Ahead of its release tomorrow, developer CCP Games has delivered a short history of its upcoming virtual reality sports game Sparc.
Sparc is a 1v1 sports game, pitting its competitors at opposite ends of a virtual reality court. Each player has both a ball and a shield of sorts to deflect incoming objects. The object is to get your ball in the goal behind your competitor, all the while stopping your opponent from doing the same thing.
The game was conceived by the VR Labs at CCP Games, known for the popular space flight simulator Eve Online. Sparc came about after the team was tasked with trying to conceive of an interactive multiplayer experience in the then-upcoming VR landscape.
"In our early days, we were working with a Frankenstein’s monster of hardware, hacked together with code, extension cables, and many rolls of gaffer’s tape," Morgan Godat, executive producer of CCP Games Atlanta, said in a post on the PlayStation Blog. "We created a VR prototypes for spinning virtual EVE ships, kicking over stacks of blocks, and throwing fireballs at targets. From that early exploration, we knew we wanted to make an experience centered around player-to-player interaction in virtual space. And when we put two players in the same virtual room and let them throw stuff at each other, it got really interesting."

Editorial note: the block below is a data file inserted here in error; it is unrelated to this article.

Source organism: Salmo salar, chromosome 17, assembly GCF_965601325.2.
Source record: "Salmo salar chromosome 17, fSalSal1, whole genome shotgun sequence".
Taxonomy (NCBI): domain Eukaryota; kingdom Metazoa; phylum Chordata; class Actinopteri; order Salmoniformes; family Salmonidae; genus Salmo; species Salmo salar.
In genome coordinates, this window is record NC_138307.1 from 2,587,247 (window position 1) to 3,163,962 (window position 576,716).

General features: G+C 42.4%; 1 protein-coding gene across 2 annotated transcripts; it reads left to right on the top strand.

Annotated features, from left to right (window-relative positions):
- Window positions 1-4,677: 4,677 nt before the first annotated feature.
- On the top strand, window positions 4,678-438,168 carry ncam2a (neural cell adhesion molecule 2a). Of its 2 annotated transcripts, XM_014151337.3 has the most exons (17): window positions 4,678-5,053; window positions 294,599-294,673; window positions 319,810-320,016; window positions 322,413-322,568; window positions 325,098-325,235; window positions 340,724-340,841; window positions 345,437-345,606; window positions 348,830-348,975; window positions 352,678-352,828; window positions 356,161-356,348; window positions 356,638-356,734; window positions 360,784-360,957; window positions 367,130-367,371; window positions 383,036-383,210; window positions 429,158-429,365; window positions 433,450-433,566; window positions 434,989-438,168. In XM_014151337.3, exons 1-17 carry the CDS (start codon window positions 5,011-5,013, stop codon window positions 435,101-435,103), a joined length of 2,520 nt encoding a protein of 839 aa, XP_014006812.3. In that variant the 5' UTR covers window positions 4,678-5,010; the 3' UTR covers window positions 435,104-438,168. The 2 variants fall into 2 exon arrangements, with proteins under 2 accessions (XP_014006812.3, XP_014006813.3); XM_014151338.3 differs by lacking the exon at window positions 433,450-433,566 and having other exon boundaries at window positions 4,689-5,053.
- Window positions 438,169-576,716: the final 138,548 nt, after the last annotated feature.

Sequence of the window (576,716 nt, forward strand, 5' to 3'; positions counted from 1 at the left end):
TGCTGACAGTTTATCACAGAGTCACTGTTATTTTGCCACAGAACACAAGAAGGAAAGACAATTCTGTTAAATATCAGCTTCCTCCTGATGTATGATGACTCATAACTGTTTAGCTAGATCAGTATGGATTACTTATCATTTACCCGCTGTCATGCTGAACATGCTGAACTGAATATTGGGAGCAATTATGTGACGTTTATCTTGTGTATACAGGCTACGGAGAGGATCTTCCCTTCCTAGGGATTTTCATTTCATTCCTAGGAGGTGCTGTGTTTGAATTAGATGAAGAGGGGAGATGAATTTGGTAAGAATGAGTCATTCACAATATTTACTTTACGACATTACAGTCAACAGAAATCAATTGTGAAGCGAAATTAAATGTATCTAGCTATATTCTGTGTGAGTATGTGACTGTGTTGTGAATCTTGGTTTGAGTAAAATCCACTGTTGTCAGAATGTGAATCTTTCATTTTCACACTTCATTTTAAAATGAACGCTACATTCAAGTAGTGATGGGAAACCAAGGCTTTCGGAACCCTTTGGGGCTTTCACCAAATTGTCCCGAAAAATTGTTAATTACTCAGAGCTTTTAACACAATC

The team ended up coming with a playable prototype called Project Arena. When it took it to CCP's annual Fanfest, an Eve-focused event held every year in Reykjavik, Iceland, the team noticed interest. Not only that, they noticed attendees lining up multiple times to play the game over and over. This, in part, influenced CCP to make Project Arena a full-fledged product.
"We liked the social dynamics of a 1v1 sport, but instead of translating a real-world sport into a VR version, we decided to try to make a sport for VR, a virtual sport, one only possible in a virtual world," Godat continued. "While we’ve tried to have some fun and funky character customization options, your avatar in the game is meant to be a representation of you, not some fictional character. We think of your VR gear as your sports equipment, just like you’d need a tennis racquet or a baseball glove. If you get tired from playing a particularly intense game, we have 'Courtside,' where you can take a step back and just watch others play for a bit while you recharge."
Sparc will be released tomorrow, August 29th, exclusively for the PlayStation VR, which recently got a $50 price cut.